How to get PMP certification
If you have a head for managing corporate projects, getting Project Management Professional (PMP)® certification can bump up your resumé to a whole new level of respectability.
Offered by the Project Management Institute (PMI), “PMP certification is the gold-standard credential in project management,” says James Wood, PMP, an instructor in the MBA program at the University of Phoenix Hawaii Campus.
Although many project management programs and certificates are available, Wood notes, PMP certification — which involves becoming eligible for and then passing a four-hour PMP national certification exam — is the credential that’ll get you noticed.
Here’s what to do to obtain PMP certification:
Evaluate your dedication.
“Getting PMP certification is a laborious process,” Wood says, “so you need to be sure you have a passion for project management. Ask yourself if you’re someone who embraces responsibility, pays keen attention to detail and loves to lead people.”
Work the requisite hours.
Before qualifying to take the PMP exam, you first must gain hands-on project management experience. If you already have a degree from a four-year college, you’ll also need 4,500 hours of experience managing a project to qualify, Wood notes. Individuals without a four-year degree will need 7,500 hours.
“Eligible hours are not limited to paid professional work,” Wood emphasizes. “If you were the Girl Scout cookie leader, and that was 40 hours, that counts.” The PMI website provides details about qualifying work.
Get your education credits.
You’ll need 35 hours of separate project management education to be eligible to take the certification test.
The University offers a Project Management Certificate, Wood explains, that includes courses that count toward those education hours. This certificate teaches students about project management, but, he emphasizes, it’s not the same as PMP certification.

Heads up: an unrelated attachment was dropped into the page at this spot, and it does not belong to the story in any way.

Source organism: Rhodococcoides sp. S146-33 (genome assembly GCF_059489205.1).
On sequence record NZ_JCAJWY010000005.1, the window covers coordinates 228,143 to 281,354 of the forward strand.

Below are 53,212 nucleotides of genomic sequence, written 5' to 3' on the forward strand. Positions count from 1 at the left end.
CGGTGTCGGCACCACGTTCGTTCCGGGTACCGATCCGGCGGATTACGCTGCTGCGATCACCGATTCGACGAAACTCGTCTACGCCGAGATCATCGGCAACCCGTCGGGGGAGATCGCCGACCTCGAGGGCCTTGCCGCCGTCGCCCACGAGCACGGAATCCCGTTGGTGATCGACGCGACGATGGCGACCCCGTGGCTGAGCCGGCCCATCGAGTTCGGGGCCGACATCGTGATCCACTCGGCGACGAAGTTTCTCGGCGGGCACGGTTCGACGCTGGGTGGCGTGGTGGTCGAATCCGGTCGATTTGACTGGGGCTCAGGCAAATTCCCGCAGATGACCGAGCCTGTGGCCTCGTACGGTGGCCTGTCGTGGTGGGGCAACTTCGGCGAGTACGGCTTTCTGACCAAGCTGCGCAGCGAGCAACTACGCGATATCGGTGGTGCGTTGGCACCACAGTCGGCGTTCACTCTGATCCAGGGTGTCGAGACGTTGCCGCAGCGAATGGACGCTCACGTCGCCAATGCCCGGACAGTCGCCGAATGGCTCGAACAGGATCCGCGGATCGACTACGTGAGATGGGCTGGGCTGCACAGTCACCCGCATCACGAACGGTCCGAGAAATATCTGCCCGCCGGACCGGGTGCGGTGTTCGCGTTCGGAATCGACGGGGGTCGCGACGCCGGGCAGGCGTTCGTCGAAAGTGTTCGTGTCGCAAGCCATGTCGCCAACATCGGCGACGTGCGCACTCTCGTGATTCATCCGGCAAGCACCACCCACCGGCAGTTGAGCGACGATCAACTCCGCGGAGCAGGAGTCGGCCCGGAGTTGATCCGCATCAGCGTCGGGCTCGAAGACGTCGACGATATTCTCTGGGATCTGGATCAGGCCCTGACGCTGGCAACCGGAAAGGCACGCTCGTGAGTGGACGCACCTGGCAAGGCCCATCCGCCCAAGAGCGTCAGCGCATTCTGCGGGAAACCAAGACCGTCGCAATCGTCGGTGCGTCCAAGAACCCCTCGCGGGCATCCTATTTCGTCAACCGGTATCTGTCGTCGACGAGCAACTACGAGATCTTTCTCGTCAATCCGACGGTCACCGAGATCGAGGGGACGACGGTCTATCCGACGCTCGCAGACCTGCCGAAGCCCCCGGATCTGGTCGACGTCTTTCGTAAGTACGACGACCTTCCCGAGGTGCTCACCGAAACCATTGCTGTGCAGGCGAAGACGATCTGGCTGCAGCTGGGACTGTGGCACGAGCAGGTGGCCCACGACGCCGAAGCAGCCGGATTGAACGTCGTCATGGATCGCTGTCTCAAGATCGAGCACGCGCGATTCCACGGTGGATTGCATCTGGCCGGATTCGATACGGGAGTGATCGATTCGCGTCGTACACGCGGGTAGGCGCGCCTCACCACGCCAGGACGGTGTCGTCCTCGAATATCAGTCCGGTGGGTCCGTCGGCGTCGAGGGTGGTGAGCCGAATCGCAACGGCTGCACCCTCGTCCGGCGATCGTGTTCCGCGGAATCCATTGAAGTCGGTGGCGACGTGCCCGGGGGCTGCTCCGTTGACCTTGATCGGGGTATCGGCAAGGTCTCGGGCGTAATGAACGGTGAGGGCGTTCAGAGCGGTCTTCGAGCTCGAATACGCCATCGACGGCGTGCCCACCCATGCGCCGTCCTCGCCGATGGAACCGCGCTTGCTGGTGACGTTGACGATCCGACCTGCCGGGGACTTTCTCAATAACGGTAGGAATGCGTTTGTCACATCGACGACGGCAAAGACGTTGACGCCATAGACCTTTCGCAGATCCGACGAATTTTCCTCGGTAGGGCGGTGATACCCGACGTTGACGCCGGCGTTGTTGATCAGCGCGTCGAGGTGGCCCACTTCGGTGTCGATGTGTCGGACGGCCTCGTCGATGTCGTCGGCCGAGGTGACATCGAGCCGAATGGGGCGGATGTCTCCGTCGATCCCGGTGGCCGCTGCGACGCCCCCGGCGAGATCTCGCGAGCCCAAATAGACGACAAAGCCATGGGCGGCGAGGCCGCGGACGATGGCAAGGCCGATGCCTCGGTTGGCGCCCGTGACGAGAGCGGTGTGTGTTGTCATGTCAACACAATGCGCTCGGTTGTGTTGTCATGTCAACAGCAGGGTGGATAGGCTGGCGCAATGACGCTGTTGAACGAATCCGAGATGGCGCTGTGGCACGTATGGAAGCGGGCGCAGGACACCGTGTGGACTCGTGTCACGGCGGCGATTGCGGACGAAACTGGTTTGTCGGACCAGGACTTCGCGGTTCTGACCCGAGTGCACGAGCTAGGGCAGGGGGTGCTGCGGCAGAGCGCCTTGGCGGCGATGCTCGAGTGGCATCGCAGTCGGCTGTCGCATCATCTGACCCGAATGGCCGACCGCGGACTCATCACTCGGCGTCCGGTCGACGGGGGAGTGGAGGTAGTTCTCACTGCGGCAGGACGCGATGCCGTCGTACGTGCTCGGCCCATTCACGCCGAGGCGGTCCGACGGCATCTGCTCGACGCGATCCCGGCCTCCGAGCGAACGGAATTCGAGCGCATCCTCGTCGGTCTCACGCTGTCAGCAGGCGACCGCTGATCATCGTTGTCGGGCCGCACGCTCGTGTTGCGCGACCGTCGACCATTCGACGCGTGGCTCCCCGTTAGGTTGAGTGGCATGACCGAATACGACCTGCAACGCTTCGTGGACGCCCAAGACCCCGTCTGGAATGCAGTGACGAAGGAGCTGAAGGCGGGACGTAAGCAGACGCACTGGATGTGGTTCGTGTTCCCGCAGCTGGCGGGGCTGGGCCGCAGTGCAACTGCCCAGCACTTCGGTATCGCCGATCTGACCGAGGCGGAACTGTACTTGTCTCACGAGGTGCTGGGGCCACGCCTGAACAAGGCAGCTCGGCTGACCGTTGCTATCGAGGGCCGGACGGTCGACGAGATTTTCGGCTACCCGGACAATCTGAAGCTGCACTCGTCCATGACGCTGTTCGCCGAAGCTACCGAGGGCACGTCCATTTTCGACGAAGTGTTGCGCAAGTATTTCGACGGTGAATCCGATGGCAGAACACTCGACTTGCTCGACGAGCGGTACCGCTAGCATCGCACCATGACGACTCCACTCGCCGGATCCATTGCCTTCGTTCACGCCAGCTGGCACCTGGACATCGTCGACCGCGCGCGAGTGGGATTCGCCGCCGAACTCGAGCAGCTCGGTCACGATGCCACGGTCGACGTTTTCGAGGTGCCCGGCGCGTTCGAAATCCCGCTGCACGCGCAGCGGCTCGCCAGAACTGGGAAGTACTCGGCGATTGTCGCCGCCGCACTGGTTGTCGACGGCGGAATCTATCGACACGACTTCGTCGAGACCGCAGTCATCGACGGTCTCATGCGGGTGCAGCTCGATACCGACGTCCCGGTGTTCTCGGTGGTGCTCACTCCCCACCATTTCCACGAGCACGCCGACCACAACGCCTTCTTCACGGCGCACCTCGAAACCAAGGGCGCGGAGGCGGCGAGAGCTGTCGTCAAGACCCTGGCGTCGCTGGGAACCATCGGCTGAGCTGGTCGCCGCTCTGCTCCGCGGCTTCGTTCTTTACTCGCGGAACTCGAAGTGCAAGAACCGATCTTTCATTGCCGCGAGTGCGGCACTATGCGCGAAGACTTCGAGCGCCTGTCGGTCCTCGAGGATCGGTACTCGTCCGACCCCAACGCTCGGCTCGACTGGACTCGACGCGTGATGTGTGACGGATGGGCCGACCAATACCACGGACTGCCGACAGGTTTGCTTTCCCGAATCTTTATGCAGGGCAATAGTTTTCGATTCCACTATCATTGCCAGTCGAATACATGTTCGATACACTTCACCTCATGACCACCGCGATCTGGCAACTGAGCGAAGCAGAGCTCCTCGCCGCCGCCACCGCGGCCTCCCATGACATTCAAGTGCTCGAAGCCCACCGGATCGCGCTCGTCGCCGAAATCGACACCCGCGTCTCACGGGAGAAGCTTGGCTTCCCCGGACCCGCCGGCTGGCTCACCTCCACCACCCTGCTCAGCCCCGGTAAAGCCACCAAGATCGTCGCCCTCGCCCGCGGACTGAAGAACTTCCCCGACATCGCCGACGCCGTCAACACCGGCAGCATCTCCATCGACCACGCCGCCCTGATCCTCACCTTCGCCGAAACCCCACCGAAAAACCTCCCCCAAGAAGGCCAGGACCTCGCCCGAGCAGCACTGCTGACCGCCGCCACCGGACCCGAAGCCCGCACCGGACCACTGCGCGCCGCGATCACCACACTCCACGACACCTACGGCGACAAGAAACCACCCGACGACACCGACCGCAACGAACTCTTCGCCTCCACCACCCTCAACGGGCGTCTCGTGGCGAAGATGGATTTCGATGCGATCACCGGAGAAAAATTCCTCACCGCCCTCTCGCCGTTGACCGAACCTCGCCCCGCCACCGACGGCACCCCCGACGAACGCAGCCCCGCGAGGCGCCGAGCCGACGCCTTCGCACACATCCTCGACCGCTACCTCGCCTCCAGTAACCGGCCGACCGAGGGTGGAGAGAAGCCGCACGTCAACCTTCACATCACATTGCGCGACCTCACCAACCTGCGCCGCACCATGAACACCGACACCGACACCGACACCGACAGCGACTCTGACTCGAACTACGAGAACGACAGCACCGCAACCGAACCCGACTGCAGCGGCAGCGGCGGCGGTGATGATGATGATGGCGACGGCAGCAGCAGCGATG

Apply to take the test.
You must register for the PMP certification test, which includes logging your hours of education and work by providing a list of employers and projects. Wood recommends taking this step three to six months before the test. Make sure what you log is accurate, he advises, because PMI may audit your information.
Take a test-prep course.
The University offers PMP test-prep courses that review material covered on the exam, and Wood encourages you to complete such courses at least two to three weeks before the exam.
Do several practice exams.
Wood suggests buying software available on the PMI website to access the institute’s practice exams, and taking them multiple times. “The PMP is an incredibly challenging exam,” he stresses. “I think I took 20 practice exams before I sat for my test.”
Pass the test.
If you fail, PMI allows two more attempts within one year before you have to reapply for certification.
But don’t be surprised if you don’t pass on the first try. “I could easily name a dozen folks that are incredibly sharp and have never failed a test in their life,” Wood says, “and they fail this test on their first try. It’s a really tough exam.”